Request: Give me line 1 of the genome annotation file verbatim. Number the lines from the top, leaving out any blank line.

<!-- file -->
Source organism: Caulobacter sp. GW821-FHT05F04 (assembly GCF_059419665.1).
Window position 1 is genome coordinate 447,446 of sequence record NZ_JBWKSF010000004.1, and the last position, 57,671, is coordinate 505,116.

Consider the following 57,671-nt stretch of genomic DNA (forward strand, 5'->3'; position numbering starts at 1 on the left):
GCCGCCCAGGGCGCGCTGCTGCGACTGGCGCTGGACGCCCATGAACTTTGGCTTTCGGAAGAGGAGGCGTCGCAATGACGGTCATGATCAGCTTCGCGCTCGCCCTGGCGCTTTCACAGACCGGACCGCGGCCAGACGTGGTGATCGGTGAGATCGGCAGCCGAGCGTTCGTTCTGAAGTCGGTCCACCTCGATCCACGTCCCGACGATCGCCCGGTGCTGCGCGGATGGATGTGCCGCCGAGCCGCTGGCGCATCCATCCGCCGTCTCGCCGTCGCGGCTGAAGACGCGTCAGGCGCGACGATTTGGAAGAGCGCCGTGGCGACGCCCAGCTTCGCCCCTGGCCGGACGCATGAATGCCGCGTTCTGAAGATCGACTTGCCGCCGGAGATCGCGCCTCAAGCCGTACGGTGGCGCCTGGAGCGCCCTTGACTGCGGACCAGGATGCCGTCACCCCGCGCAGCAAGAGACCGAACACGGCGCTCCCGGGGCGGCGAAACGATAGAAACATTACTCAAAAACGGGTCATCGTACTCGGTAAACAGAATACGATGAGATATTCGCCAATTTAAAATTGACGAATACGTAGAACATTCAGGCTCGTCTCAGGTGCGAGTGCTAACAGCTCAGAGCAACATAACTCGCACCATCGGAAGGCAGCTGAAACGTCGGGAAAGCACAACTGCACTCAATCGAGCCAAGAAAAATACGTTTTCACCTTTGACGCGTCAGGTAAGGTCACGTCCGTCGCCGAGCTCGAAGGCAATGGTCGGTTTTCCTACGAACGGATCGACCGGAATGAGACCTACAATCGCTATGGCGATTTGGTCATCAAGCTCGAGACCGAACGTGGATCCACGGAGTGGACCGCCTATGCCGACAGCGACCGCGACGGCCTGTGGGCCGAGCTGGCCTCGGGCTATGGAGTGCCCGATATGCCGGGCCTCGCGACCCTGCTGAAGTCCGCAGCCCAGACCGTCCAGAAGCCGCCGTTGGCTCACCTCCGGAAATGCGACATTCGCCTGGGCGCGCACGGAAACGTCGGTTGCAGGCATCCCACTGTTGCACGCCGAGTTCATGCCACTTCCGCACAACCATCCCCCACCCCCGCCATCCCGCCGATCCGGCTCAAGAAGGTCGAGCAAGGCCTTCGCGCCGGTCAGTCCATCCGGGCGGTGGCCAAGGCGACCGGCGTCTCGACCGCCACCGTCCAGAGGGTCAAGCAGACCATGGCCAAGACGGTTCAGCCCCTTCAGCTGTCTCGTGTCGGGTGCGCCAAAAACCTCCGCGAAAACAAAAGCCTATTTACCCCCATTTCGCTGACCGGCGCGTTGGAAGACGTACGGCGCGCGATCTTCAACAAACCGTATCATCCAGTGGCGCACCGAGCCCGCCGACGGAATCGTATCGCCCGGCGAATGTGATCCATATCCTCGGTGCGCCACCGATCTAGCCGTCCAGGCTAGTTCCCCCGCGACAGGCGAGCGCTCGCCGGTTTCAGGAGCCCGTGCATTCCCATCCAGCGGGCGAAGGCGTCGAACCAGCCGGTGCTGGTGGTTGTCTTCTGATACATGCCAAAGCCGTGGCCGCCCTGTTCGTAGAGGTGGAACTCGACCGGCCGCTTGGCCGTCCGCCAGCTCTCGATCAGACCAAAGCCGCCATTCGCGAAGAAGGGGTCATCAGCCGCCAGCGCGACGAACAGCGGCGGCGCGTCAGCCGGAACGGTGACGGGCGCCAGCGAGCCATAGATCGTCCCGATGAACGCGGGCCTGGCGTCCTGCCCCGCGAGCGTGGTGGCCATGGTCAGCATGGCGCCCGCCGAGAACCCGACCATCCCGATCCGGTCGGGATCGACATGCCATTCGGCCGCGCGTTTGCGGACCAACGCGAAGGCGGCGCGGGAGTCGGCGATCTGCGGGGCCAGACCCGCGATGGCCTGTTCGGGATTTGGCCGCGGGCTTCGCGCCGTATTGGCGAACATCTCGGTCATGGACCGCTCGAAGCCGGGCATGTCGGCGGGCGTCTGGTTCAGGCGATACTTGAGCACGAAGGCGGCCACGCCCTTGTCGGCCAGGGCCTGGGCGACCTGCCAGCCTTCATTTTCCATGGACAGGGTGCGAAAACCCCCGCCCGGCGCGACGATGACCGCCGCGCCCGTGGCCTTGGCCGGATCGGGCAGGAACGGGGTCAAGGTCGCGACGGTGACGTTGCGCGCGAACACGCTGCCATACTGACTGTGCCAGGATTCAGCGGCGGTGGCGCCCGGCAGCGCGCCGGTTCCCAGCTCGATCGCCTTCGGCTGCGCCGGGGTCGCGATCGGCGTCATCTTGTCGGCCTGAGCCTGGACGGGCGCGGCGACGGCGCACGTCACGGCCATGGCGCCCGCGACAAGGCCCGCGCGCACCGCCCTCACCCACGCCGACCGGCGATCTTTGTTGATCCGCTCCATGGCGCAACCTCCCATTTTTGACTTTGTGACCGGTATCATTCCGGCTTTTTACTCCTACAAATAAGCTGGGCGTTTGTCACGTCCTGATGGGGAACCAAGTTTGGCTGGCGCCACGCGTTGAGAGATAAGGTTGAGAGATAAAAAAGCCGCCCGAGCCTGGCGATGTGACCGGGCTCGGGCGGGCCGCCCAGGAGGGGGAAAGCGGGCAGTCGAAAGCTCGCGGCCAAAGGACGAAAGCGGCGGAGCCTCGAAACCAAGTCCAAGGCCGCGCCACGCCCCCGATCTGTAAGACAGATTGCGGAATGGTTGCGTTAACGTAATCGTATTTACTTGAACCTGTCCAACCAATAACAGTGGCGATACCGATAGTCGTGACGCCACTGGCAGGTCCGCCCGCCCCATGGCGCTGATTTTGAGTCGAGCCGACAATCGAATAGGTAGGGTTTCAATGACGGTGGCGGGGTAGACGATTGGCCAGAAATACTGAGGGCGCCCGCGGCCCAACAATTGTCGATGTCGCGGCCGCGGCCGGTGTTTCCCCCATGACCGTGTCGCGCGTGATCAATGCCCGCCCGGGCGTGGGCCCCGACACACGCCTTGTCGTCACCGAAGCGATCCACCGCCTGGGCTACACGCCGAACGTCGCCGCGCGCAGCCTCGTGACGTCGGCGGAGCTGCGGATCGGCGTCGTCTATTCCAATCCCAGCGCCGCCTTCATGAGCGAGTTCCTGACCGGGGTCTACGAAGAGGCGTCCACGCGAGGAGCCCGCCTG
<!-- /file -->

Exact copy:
Source organism: Caulobacter sp. GW821-FHT05F04 (assembly GCF_059419665.1).